Calabacitas is a traditional vegetable dish in New Mexico that my friend Carla introduced me to years ago. It is easy and delicious.  I always use a cast iron skillet.  Grab one and add a bit of olive oil and put the pan over medium heat; throw in some chopped zucchini along with some salt, pepper and garlic.  Stir it around a bit then add some fresh corn and some green chiles.  No recipe, it is a throw-it-together dish that takes just a couple of minutes to prepare.  Generally, I’d say 2 medium zucchini, 1 ear of corn, and half a can of diced green chiles.  Add to your taste; can’t really go wrong. Get out that skillet and whip up a batch.

STAY Healthy. Be STRONG. Get AFTER It.

The Power of Pineapple

Food is medicine, and it is delicious medicine.  We are indeed what we eat, and if we eat a variety of fruits and vegetables, we are giving our bodies premium fuel.

Let’s talk pineapple.  When it comes to produce, remember: Fresh is always best!  Frozen is the next best.

The fruit is made up of many individual berries that fuse together around a central core. Each pineapple scale is an individual berry.  Pineapple contains:

  • Bromelain – an enzyme that has anti-inflammatory properties
  • Vitamin C – lots of it!
  • Manganese – a mineral important to bone health 
  • Thiamin – a B vitamin that is involved in energy production

In 1493, explorer Christopher Columbus found pineapples on Guadeloupe Island in the Caribbean. The fruit is also native to southern Brazil and Paraguay. Historically, Hawaii was the world’s largest pineapple producer and source for U.S. pineapples. Today the largest producers include the Philippines, Brazil, and Costa Rica. Pass over sour-smelling or bruised pineapples. Fruit from Hawaii or Central America tends to be freshest.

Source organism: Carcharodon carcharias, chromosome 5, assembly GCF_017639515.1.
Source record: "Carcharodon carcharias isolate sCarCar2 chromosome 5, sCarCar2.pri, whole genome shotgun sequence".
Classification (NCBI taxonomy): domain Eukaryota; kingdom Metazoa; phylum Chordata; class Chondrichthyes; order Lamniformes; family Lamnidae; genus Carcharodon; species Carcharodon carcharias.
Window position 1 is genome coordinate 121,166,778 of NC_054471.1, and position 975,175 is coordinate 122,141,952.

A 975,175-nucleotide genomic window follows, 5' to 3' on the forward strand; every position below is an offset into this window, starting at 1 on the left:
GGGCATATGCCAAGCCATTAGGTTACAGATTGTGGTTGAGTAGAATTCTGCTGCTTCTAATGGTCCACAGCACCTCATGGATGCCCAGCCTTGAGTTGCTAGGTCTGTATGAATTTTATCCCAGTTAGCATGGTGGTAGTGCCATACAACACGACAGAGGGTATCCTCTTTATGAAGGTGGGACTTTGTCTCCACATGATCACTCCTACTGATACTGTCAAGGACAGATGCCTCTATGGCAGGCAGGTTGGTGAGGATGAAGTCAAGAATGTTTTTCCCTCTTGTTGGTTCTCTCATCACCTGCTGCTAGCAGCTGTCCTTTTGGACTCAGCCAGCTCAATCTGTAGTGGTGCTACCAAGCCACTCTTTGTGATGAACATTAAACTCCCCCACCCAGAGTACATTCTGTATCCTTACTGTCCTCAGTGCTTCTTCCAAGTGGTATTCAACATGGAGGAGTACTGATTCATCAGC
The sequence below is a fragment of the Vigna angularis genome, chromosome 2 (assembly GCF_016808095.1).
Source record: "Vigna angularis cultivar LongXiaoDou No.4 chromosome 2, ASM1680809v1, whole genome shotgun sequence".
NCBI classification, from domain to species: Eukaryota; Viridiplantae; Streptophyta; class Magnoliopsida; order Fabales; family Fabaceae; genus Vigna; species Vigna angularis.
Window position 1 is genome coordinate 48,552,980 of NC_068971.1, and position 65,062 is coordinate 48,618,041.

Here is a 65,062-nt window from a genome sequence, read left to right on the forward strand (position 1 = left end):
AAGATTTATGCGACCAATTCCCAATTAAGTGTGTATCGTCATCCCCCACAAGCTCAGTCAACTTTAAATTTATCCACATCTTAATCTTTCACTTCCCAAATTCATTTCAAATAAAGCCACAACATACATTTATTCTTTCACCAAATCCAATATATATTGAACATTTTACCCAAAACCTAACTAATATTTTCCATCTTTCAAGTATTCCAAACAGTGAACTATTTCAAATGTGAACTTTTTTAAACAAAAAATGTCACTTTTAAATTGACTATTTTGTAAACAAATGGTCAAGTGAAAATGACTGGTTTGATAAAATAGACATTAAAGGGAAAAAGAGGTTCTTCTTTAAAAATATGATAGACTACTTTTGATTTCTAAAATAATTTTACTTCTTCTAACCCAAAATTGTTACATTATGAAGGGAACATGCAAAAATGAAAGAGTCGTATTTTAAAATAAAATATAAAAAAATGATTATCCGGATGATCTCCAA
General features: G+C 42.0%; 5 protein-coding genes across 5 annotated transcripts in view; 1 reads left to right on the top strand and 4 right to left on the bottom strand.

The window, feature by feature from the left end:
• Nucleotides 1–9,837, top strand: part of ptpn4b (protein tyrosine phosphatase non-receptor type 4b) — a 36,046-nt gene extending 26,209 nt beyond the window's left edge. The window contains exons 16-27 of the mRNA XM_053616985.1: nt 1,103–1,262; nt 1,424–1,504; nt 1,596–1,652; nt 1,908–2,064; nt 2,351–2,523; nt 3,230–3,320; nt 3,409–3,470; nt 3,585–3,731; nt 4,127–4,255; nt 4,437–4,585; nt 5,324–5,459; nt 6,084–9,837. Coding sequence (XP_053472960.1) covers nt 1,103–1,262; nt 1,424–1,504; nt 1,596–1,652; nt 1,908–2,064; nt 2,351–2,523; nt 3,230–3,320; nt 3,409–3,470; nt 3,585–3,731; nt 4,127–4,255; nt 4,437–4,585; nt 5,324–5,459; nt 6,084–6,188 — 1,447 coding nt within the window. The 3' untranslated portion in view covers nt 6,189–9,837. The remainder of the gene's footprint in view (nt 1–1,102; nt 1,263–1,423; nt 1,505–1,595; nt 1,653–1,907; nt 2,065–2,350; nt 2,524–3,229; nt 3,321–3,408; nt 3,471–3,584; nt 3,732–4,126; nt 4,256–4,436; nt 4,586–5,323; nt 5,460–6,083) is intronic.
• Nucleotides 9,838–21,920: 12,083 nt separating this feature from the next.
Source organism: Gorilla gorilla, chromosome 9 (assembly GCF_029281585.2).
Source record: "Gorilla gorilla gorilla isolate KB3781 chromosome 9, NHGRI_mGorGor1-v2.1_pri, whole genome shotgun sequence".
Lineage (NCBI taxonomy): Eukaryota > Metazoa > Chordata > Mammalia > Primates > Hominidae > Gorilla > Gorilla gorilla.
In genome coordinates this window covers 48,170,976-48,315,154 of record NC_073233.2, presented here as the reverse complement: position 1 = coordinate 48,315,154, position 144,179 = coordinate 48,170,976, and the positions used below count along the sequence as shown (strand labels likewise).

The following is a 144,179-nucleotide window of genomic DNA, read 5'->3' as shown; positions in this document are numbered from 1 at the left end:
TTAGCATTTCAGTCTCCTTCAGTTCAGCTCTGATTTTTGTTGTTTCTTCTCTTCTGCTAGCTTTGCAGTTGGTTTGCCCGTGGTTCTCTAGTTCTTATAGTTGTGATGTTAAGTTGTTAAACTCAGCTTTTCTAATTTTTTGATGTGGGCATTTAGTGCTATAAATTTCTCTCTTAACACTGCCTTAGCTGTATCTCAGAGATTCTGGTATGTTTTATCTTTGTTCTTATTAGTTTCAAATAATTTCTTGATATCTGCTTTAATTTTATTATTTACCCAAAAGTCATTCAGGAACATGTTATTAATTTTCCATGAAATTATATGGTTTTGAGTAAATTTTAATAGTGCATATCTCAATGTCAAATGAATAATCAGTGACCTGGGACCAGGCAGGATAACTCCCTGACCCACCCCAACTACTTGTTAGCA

To make your pineapple softer and juicier, keep it at room temperature for 1 or 2 days before cutting.  One cup of fresh pineapple chunks has about 82 calories, no fat, no cholesterol, is low in sodium.  Pineapple is a tropical fruit and tropical fruits are a higher in sugar.

Don’t stress over sugar that is in your produce, because that sugar comes with nutrients and fiber. Instead, be mindful about how it fits into your total intake.  For example, make sure you are eating a balance of foods, not a lot of any single food.

Last but not least: Pineapple is a fabulous meat tenderizer because the Bromelain is a protein-digesting enzyme.  Use pineapple juice in marinades for flavor and to tenderize.  Pineapple juice works very well as a marinade for jerky.

What are the benefits of adding some pineapple to your life?

  • Anti-Inflammatory benefits – especially cited as helpful with reducing osteoarthritis pain
  • Can reduce tumor growth
  • Blood clot reduction
  • Immune system support
  • Bone strength
  • Eye health
  • Aids digestion

Stay Healthy. Be STRONG.  Get After It!

 

Collagen. Joints, Tendons & Skin

I’ve been learning some things about tendons, specifically how to give your body the ammunition it needs to heal tendons after an injury or in my case, a tendon injury that required surgical repair.   What I found is that collagen isn’t just for our faces, which is what most of probably think about first when we hear the word collagen.

Anytime you are faced with a change you want to make to your health, always look to nutrition first and what you can do differently to support your body in taking care of itself.  If you don’t go to the source, you are merely putting a band-aid on something and sometimes you are working against your body if you don’t provide it with the nutrients it needs.